This is the rarest color of the Bengals and is not recognized by TICA. At birth, the kittens appear without spots or patterns, which appear later. Often the Melanistic has a black tint. Bengals with this color are very similar to black panthers: they have a dark pattern on a dark background. The pattern on the coat is often called ghostly, as it is barely visible and is only visible in daylight.

Backgroundnearly black with a dark brown cast
Spots / patternscolor is darker than the main background
Eyesany color except blue

With a complete picture of all the existing colors of Bengals, we can look at patterns, the appearance feature for which Bengals are so prized. But before we classify the patterns, let’s talk about fuzzing, as this will prepare future Bengal owners for the right expectations.

What is fuzzing of Bengal kittens

There is no doubt that all colors of the Bengal breed are spectacular, except that full-color Bengals do not immediately achieve full glory. Typically, kittens are taken from the cattery at the age of 3-4 months. But if a future owner expects a spotted kitten with a shiny coat, they will be disappointed.

Instead of a miniature leopard they will receive a kitten with a thin, fluffy coat with some indecipherable pattern on it; just like an ordinary yard cat. The breeder starts to explain something about fuzzing, but a person who is not familiar with Bengal breeds may have doubts – why pay such a huge amount of money? However, the fluffy coat and fuzzy pattern is a normal phenomenon for kittens, and it is called fuzzing. What is fuzzing in Bengals, and how does it show up?

fuzzing of Bengal kittens

Fuzzing is nothing more than a type of camouflage that hides a kitten’s natural pattern, and inherited by Bengals from their wild ancestors. It usually begins at the age of one month. Some Bengal babies have more lightening, others less, but at this stage it is difficult to call the baby a leopard, it is more like a hedgehog! As the kitten gets older, the coat becomes more beautiful and spotted or marbled. By about 5 months of age, its coat gradually clears, and at 7-8 months the kitten will be the handsome Bengal with a bright, rich pattern the owners dreamed of.

The lighter the kitten’s origin and the shorter his coat, the less susceptible he is to tarnish – the appearance of other colors in its coat. As the kitten grows up, the tone of the coat may become more saturated, but the contrast of the pattern remains. Likewise, a Bengal cat with a thicker and longer coat and a lighter background will have a more festive and catchy color later on. “Camouflage” in such cases is very strong. Sometimes kittens, most often small, marbled Bengals, are born with fading, which goes away after a couple of weeks, but then appears again and disappears finally at the age of 5-7 months.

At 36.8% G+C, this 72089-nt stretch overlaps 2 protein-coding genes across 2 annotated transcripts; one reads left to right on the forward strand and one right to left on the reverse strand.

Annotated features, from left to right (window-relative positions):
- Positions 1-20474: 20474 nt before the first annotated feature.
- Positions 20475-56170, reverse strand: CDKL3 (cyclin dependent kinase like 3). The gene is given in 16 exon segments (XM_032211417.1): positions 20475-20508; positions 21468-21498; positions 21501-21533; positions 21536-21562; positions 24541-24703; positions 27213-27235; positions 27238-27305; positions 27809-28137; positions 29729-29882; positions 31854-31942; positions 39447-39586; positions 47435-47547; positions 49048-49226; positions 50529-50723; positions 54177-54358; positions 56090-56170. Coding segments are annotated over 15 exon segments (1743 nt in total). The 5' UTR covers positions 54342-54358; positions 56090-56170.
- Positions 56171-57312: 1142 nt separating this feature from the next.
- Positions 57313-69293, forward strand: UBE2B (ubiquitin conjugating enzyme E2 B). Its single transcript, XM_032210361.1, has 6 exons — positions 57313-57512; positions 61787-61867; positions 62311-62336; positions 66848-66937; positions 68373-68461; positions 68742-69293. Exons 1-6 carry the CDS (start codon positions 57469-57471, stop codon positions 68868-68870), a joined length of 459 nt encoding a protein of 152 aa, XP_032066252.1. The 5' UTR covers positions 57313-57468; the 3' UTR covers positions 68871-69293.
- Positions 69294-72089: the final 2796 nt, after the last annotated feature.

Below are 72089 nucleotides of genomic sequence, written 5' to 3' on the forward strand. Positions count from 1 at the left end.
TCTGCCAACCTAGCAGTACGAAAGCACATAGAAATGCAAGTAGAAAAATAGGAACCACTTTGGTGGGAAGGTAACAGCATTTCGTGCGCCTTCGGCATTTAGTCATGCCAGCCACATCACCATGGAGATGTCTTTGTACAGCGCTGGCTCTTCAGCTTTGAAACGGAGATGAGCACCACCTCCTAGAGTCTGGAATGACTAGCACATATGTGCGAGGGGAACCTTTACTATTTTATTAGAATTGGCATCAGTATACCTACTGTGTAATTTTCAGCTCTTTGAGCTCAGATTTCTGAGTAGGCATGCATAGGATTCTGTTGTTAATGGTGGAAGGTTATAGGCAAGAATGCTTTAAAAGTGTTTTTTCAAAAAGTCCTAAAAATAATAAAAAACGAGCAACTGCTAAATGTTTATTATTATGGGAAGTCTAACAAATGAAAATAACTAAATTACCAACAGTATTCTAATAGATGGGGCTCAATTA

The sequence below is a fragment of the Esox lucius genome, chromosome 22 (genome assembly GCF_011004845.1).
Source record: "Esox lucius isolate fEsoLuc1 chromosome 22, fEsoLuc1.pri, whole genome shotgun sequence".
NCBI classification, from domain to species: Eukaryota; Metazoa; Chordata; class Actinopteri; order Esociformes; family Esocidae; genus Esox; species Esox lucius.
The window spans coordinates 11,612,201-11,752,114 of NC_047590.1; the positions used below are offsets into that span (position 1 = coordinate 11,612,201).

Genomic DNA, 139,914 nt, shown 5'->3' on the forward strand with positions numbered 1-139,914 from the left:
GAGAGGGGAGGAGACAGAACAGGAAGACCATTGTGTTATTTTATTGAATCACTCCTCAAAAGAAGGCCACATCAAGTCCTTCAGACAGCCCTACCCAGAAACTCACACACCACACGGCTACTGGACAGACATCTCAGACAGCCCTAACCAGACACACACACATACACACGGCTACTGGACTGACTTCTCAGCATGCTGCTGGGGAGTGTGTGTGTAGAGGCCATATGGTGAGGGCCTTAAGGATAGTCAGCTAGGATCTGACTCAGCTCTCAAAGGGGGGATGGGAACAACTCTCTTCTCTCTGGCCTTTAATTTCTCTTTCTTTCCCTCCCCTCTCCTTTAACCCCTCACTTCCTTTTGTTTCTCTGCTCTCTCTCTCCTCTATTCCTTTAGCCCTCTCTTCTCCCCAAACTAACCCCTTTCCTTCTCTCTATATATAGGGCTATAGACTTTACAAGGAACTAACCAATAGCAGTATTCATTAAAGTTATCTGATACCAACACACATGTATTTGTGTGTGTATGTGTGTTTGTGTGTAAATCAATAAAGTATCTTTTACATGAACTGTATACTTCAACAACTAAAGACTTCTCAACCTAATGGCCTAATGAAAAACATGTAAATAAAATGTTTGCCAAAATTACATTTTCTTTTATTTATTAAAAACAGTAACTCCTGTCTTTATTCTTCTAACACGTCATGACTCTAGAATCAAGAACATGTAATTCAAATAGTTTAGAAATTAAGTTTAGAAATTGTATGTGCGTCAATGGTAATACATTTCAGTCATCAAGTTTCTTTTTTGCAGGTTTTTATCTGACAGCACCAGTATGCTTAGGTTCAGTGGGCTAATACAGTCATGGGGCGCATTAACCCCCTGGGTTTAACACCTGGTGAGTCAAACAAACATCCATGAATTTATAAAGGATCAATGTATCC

Bengal cats’ patterns

Once the cat has reached a certain age, they will have a distinct pattern. Generally, patterns are divided into three types: spotted, marbled and sparbled.

Spotted Bengal Cats

The spotted pattern of Bengal cats consists of small or medium sized spots or rosettes of certain colors evenly distributed throughout the body. Bengal rosettes are two-color spots that contrast with the main background. The color of the spots must meet the standards of each color. The spotted coat that makes these cats look like leopards is the most common in Bengals. The spotted pattern on the coat of a Bengal cat is represented by seven varieties, which differ from each other and have the following characteristics.

 

Single-Spotted

Single-Spotted

Monochrome spots are similar to the drops of paint on a contrasting background. This pattern makes the Bengal look like such a magnificent wild cat as the Cheetah or Egyptian Mau.

Arrowhead Rosettes

Arrowhead Rosettes

Theese Rosettes can be either solid or multi-colored, aligned horizontally. They get their name from the triangular shape resembling an arrowhead. The “tip” faces the back.

Donut Rosettes

Donut Rosettes

Donut Rosettes make the Bengal look like a jaguar. Such spots are much darker than the background, looking two-tone: almost black edging and a lighter middle.

Paw-print Rosettes

Paw-print Rosettes

These are like shaded spots, circles that open on one side, resembling the coat of a leopard. The rosette is fringed with small spots that do not close into a continuous circle.

Clouded Rosettes

Clouded Rosettes

The smoky rosettes resemble puzzles, as if scattered in the coat at small intervals. This “meshiness” makes the Bengal look like a smoky leopard.

Chain Rosetting

Chain Rosetting

This will feature donut rosettes that are horizontally connected to each other, running parallel to the cat’s spine in both directions. The pattern makes the Bengal look like an ocelot.

Cluster Rosettes

Cluster Rosettes

Cluster rosettes are small spots grouped in clusters.

The variety of spotted patterns may be a bit complicated at a first glance. Every pattern is beautiful in its own way. In addition to spots, Bengals are allowed to be colored in a marbled pattern.

Marbled Bengals

Marbled Bengals

A marbled pattern on the coat in Bengal cats is a stripe of certain colors arranged on the main background in a certain order. This pattern makes the coat always unique. The marble pattern in Bengals is divided into four types:

  • Reduced horizontal flow, where the stripes follow a reduced horizontal direction
  • Horizontal flow, where the stripes are arranged horizontally in relation to the cat’s backbone
  • Chaos pattern is the chaotic pattern of stripes resembling natural marble
  • Cheet marble patterns, where a pattern resembles leaves

Marbled Bengals are varied and look stunning. The individuality of the marble pattern makes each kitten unique. These beauties are eye-catching and admired.

Sparbled Bengal cat

Sparbled Bengal cat

There is also such a variation of the Bengal cat pattern as Sparbled, which is a combination of both marbled pattern and rosettes spots. “Sparbling” is not actually an official coloration, and the breeder’s dictionary uses it to describe Bengals that have both rosettes and marbled markings.

Thus, the colors and patterns in Bengal cats are diverse and clearly classified. It is especially important to keep this in mind if you plan to have your Bengal participate in cat shows. If you decide to buy a Bengal kitten of a certain color or coloring, check its availability at % Bengal cattery near you %. If color is not important to you, you can visit a cattery and choose an adorable %Bengal kitten by temperament and personality % that will suit you and become a member of your family for a long time.